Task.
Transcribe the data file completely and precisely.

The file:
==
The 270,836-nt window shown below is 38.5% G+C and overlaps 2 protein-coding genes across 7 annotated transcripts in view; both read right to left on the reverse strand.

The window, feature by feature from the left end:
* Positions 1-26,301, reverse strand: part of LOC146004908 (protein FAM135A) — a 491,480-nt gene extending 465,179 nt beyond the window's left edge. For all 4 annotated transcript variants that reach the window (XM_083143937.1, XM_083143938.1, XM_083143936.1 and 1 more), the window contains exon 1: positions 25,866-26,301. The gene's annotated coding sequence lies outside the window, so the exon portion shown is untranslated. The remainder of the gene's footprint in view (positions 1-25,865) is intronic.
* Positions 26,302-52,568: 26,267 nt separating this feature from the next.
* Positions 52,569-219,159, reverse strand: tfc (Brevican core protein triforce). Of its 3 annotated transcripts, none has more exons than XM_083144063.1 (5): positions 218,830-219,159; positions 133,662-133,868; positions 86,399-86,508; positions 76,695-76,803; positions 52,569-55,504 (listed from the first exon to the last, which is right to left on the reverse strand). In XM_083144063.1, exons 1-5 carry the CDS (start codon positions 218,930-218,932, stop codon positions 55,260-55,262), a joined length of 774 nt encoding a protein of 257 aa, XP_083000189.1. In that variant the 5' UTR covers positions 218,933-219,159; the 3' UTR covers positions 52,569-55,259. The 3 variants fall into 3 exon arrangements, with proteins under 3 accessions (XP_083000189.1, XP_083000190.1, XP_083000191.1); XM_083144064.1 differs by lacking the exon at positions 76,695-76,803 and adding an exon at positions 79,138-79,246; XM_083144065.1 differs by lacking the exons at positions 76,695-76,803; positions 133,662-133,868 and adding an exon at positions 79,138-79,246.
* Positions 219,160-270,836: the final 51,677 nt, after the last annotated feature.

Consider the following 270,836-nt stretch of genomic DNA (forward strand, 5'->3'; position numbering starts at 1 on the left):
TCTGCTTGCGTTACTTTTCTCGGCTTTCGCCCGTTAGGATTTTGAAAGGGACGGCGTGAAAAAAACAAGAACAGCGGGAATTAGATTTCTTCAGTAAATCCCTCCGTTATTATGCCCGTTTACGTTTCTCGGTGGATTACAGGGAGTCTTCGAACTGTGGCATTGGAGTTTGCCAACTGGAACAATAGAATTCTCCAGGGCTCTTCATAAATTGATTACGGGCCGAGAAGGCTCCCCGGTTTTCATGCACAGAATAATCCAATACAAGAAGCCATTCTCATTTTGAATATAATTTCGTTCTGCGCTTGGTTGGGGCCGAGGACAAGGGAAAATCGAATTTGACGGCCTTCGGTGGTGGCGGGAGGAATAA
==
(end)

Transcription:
The 270,836-nt window shown below is 38.5% G+C and overlaps 2 protein-coding genes across 7 annotated transcripts in view; both read right to left on the reverse strand.

The window, feature by feature from the left end:
* Positions 1-26,301, reverse strand: part of LOC146004908 (protein FAM135A) — a 491,480-nt gene extending 465,179 nt beyond the window's left edge. For all 4 annotated transcript variants that reach the window (XM_083143937.1, XM_083143938.1, XM_083143936.1 and 1 more), the window contains exon 1: positions 25,866-26,301. The gene's annotated coding sequence lies outside the window, so the exon portion shown is untranslated. The remainder of the gene's footprint in view (positions 1-25,865) is intronic.
* Positions 26,302-52,568: 26,267 nt separating this feature from the next.
* Positions 52,569-219,159, reverse strand: tfc (Brevican core protein triforce). Of its 3 annotated transcripts, none has more exons than XM_083144063.1 (5): positions 218,830-219,159; positions 133,662-133,868; positions 86,399-86,508; positions 76,695-76,803; positions 52,569-55,504 (listed from the first exon to the last, which is right to left on the reverse strand). In XM_083144063.1, exons 1-5 carry the CDS (start codon positions 218,930-218,932, stop codon positions 55,260-55,262), a joined length of 774 nt encoding a protein of 257 aa, XP_083000189.1. In that variant the 5' UTR covers positions 218,933-219,159; the 3' UTR covers positions 52,569-55,259. The 3 variants fall into 3 exon arrangements, with proteins under 3 accessions (XP_083000189.1, XP_083000190.1, XP_083000191.1); XM_083144064.1 differs by lacking the exon at positions 76,695-76,803 and adding an exon at positions 79,138-79,246; XM_083144065.1 differs by lacking the exons at positions 76,695-76,803; positions 133,662-133,868 and adding an exon at positions 79,138-79,246.
* Positions 219,160-270,836: the final 51,677 nt, after the last annotated feature.

Consider the following 270,836-nt stretch of genomic DNA (forward strand, 5'->3'; position numbering starts at 1 on the left):
TCTGCTTGCGTTACTTTTCTCGGCTTTCGCCCGTTAGGATTTTGAAAGGGACGGCGTGAAAAAAACAAGAACAGCGGGAATTAGATTTCTTCAGTAAATCCCTCCGTTATTATGCCCGTTTACGTTTCTCGGTGGATTACAGGGAGTCTTCGAACTGTGGCATTGGAGTTTGCCAACTGGAACAATAGAATTCTCCAGGGCTCTTCATAAATTGATTACGGGCCGAGAAGGCTCCCCGGTTTTCATGCACAGAATAATCCAATACAAGAAGCCATTCTCATTTTGAATATAATTTCGTTCTGCGCTTGGTTGGGGCCGAGGACAAGGGAAAATCGAATTTGACGGCCTTCGGTGGTGGCGGGAGGAATAA